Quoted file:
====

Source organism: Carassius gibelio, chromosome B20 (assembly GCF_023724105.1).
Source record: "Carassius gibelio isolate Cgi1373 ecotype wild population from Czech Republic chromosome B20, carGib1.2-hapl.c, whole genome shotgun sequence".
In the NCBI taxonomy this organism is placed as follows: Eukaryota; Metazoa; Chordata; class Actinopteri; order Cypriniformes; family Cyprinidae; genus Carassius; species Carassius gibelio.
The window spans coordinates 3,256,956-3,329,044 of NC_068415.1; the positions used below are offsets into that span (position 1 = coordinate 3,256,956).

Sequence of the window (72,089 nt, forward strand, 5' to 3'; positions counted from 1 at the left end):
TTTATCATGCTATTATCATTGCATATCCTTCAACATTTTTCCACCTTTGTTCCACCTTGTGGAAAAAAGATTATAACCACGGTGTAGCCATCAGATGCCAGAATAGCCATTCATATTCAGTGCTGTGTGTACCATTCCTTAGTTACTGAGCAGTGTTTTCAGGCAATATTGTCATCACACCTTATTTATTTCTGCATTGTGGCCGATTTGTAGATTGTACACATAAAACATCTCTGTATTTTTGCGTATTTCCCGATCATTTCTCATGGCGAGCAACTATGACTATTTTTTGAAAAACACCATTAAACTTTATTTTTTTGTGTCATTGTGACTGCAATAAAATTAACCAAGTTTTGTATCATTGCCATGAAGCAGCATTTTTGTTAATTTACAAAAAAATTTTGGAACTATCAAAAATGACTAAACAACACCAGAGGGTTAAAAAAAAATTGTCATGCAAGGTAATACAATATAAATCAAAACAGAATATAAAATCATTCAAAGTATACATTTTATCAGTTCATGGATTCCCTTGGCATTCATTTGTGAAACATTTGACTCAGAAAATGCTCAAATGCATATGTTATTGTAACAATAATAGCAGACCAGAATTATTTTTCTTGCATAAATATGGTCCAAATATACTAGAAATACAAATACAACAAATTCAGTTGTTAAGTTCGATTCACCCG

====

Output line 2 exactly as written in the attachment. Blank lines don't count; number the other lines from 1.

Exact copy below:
Source record: "Carassius gibelio isolate Cgi1373 ecotype wild population from Czech Republic chromosome B20, carGib1.2-hapl.c, whole genome shotgun sequence".